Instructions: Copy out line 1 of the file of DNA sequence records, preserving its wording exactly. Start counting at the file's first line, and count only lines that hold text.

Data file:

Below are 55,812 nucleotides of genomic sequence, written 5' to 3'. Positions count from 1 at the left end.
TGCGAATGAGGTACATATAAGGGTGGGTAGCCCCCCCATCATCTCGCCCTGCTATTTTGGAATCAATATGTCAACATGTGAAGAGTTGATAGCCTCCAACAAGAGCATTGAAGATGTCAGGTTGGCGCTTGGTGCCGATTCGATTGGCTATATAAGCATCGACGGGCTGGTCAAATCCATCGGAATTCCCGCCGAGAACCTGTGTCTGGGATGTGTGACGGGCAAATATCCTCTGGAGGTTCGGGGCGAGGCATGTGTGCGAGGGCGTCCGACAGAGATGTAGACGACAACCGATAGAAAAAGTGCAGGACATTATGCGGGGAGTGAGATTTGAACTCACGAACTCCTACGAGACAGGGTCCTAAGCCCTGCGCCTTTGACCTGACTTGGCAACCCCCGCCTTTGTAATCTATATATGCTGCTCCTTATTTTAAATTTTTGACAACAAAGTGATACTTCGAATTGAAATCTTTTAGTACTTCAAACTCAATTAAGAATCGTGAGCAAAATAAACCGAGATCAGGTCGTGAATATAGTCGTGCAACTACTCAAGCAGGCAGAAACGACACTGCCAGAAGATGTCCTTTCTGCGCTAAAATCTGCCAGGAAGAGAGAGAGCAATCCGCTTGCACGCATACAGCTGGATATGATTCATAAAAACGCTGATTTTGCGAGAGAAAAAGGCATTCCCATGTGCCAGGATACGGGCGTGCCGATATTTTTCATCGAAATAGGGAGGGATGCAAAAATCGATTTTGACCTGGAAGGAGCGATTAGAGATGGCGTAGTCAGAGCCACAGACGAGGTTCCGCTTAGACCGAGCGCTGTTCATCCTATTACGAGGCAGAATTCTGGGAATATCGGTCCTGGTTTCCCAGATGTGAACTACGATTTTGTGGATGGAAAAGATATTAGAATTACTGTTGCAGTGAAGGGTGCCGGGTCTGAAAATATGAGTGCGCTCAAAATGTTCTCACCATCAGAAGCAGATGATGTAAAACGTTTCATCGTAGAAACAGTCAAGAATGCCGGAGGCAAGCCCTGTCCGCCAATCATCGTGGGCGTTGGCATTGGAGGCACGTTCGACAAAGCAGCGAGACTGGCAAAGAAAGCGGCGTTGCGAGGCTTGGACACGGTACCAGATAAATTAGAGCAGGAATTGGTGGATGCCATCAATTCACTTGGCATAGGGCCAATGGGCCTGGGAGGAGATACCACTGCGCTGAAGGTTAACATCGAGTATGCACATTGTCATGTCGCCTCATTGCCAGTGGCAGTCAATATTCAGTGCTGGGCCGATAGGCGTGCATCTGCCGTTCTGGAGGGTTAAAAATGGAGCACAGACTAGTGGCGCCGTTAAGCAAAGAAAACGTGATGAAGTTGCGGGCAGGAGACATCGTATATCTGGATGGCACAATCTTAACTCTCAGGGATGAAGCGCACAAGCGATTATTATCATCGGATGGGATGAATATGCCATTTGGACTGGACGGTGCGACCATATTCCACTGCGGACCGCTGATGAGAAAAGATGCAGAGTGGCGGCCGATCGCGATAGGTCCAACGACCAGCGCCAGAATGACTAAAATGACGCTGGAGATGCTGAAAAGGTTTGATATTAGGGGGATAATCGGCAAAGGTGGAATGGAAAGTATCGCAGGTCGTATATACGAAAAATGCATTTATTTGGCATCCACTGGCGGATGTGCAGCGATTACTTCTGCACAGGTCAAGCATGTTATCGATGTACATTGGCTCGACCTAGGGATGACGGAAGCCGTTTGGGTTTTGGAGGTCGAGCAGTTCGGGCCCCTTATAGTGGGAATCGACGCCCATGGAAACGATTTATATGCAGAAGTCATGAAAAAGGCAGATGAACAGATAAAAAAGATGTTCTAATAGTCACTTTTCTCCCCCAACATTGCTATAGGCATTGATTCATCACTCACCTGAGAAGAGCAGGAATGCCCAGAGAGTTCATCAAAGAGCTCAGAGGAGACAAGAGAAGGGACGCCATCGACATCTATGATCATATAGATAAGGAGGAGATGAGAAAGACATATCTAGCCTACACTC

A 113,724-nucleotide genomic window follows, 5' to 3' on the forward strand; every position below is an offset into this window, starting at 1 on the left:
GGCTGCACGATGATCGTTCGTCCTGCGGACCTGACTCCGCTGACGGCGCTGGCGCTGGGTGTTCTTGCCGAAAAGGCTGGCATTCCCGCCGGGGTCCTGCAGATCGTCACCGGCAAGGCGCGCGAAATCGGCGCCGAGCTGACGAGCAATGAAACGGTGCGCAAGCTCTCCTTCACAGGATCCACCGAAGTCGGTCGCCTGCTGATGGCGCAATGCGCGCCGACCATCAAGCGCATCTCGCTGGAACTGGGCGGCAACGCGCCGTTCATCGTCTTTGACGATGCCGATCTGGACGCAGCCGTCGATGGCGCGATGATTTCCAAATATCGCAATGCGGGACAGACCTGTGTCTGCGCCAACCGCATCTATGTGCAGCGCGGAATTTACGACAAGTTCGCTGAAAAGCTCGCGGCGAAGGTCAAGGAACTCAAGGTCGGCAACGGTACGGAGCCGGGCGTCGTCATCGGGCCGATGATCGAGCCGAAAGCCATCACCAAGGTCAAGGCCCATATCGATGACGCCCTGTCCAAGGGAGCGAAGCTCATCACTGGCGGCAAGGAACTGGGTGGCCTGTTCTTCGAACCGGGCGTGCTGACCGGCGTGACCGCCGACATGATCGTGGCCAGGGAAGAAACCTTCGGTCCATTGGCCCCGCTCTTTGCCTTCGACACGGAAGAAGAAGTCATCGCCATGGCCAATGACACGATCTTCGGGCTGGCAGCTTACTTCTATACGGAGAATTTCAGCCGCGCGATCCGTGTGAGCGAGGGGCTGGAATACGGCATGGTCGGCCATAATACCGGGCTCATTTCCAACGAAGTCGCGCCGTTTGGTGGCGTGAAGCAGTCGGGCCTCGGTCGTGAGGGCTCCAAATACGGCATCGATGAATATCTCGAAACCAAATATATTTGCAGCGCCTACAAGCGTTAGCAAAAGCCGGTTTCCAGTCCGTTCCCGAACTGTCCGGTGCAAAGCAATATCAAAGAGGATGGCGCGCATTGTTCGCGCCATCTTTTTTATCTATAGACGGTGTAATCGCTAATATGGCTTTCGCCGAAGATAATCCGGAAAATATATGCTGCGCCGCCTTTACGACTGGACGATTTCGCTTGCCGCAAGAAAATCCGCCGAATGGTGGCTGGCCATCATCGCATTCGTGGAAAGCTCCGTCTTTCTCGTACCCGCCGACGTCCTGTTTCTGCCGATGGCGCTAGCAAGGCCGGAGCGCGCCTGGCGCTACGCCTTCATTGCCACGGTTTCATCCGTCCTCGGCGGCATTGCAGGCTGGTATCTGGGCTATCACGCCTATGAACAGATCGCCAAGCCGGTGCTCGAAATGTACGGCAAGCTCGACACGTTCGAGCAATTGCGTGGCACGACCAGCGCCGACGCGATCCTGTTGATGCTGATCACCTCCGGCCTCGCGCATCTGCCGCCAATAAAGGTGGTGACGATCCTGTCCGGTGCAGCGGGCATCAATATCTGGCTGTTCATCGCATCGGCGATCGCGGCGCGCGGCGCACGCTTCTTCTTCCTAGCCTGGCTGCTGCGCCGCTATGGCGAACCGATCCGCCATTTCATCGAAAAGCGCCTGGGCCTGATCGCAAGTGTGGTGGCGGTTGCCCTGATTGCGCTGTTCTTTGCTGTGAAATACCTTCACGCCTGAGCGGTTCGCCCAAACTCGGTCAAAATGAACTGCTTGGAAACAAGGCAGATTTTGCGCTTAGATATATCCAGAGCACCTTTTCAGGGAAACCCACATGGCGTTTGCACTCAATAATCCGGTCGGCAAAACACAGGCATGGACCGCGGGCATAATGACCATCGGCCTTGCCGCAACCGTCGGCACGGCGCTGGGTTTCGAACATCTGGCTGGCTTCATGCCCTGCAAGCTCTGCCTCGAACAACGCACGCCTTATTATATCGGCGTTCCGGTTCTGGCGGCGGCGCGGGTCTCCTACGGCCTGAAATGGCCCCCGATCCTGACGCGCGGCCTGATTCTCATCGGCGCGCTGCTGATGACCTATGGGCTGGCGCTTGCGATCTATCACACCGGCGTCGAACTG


Below are 55,812 nucleotides of genomic sequence, written 5' to 3'. Positions count from 1 at the left end.